Monday, Sep 15, 2014
Opinion

Graduation will close a chapter


Published:

Last Thursday, after weeks and weeks of hard work and practice, Sebring High School’s baseball season came to an end. We reached the regional tournament before losing to Mitchell High School 4-1. I was disappointed to lose the game, but this loss was very emotional for a different reason.

This loss marked the end of each high school baseball career for every member of the senior class. These eight seniors will graduate in a few weeks, but I’ve played baseball with all of them since I was just a little kid. We all started in T-ball together and were teammates and competitors through pitching machine, Dixie Youth, travel ball and eventually high school baseball. These guys are my brothers, and, after last Thursday, I will never play another game with them.

Sebring is a baseball town. It always has been. The local baseball fields off of Hammock Road are perpetually in use by youth teams and fathers with their sons. My friends and I grew up on these fields learning the game of baseball and building bonds along the way. We’ve experienced success and failure, worked together through injuries, and helped each other with our fair share of girl problems. Newspaper clippings chronicle our journey as we traveled for weekend double-headers, state tournaments and even a national tournament in Cooperstown, N.Y.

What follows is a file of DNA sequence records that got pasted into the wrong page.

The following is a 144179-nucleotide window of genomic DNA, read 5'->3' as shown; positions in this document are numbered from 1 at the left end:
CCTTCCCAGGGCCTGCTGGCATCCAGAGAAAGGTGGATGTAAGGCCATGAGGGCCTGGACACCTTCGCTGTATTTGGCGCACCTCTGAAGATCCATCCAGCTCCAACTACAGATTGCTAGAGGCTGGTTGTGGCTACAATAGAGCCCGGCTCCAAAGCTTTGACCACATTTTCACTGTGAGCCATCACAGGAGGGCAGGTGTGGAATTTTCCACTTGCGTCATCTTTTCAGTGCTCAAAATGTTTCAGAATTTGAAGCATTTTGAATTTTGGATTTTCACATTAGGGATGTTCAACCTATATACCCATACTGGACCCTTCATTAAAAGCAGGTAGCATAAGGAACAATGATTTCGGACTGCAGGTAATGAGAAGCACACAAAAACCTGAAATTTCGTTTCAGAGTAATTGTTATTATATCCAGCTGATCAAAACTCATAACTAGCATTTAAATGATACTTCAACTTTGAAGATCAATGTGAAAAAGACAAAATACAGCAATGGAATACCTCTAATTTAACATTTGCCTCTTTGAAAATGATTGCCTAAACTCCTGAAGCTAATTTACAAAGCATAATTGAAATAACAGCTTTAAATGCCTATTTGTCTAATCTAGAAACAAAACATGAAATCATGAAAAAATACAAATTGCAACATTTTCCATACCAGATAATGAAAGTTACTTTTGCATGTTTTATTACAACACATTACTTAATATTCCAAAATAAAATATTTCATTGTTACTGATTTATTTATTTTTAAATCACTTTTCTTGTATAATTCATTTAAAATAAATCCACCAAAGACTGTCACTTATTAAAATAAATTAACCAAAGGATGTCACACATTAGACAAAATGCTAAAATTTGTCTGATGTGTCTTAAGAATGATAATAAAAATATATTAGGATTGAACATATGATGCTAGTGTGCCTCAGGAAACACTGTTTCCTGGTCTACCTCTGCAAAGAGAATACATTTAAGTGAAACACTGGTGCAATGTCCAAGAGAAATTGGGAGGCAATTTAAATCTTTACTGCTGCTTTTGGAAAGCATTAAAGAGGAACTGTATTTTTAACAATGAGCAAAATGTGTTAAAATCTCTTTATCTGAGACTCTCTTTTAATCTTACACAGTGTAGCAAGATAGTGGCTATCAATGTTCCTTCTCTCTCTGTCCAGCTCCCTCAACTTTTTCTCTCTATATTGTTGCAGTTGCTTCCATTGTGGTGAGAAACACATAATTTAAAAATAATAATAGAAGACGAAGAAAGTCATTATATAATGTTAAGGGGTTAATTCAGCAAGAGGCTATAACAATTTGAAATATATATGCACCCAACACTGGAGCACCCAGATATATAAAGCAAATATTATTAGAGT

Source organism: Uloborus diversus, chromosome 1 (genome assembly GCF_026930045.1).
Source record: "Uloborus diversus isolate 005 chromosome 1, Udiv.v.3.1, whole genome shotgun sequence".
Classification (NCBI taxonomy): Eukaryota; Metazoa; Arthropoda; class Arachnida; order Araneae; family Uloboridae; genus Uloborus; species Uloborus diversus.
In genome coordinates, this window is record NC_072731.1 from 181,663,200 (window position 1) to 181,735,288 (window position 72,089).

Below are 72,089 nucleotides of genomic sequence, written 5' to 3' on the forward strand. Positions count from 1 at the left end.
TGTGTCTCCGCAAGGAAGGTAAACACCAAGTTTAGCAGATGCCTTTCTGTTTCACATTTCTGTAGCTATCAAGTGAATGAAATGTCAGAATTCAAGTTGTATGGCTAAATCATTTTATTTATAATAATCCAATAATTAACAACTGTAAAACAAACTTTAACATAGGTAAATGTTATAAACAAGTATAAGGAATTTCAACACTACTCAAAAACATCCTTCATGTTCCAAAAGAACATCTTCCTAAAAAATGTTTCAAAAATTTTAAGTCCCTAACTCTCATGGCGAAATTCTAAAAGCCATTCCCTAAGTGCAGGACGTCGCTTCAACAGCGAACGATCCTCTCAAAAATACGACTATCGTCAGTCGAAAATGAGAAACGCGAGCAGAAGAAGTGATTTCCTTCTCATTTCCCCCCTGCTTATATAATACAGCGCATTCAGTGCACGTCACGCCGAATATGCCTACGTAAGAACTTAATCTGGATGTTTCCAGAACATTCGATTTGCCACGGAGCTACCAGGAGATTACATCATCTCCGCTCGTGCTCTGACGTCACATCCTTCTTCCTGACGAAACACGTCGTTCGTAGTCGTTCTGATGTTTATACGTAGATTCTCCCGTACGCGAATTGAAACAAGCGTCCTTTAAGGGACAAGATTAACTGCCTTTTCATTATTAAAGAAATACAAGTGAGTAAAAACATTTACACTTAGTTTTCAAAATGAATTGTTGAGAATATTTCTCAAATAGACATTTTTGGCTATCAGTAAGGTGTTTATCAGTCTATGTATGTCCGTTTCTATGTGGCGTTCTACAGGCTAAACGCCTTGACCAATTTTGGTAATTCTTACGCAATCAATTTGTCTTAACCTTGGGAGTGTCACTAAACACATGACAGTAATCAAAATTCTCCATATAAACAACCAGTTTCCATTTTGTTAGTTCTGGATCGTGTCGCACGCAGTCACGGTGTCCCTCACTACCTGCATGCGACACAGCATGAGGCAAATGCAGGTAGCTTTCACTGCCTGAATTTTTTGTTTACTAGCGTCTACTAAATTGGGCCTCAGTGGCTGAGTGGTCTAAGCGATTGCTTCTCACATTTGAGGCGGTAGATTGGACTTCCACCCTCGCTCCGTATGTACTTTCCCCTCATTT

When the season began, I knew it would end eventually. Because of this, I tried to have as much fun with the seniors as I could. The conversations and shenanigans that took place in our locker room over the past couple months are some of my favorite memories from high school so far. As the season winded down, we all became aware of how fleeting our time was. The seniors’ last game was fast approaching and graduation would be soon after that.

I was ready for the sadness that would come with last Thursday’s game, but now that it has passed, graduation seems like it will be the real blow.

Baseball is only a game. We often make it out to be more than that, but life has a funny way of setting your priorities straight. All this time I was worried about not being able to play baseball with my friends when the season was over, but now I’ve realized that after graduation, I may not see some of them at all. These seniors that I have grown up with will be thrown into the real world in only a few weeks. Some will move on to college, some will spend their time at a job and all will be chasing dreams that they’ve had for years.

I knew our run as teammates would eventually come to an end, but I’ve just come to realize that some of the friendships I’ve built over the years might be in jeopardy, too.

This year’s senior class will be the first graduating class I was genuinely close to. Tons of my friends and many of my closest friends will be graduating and moving on to bigger things. The real significance of last Thursday’s baseball game was that it opened my eyes to how fast time is moving. The graduation of this year’s seniors seemed light years away. Once it comes and goes, my graduation will be just around the corner.

“Growing up” has always been such a distant idea for me. Seeing the friends and teammates I have spent much of my life with reach graduation and college makes me feel a little grown up, and it makes me a little scared to grow up any more.

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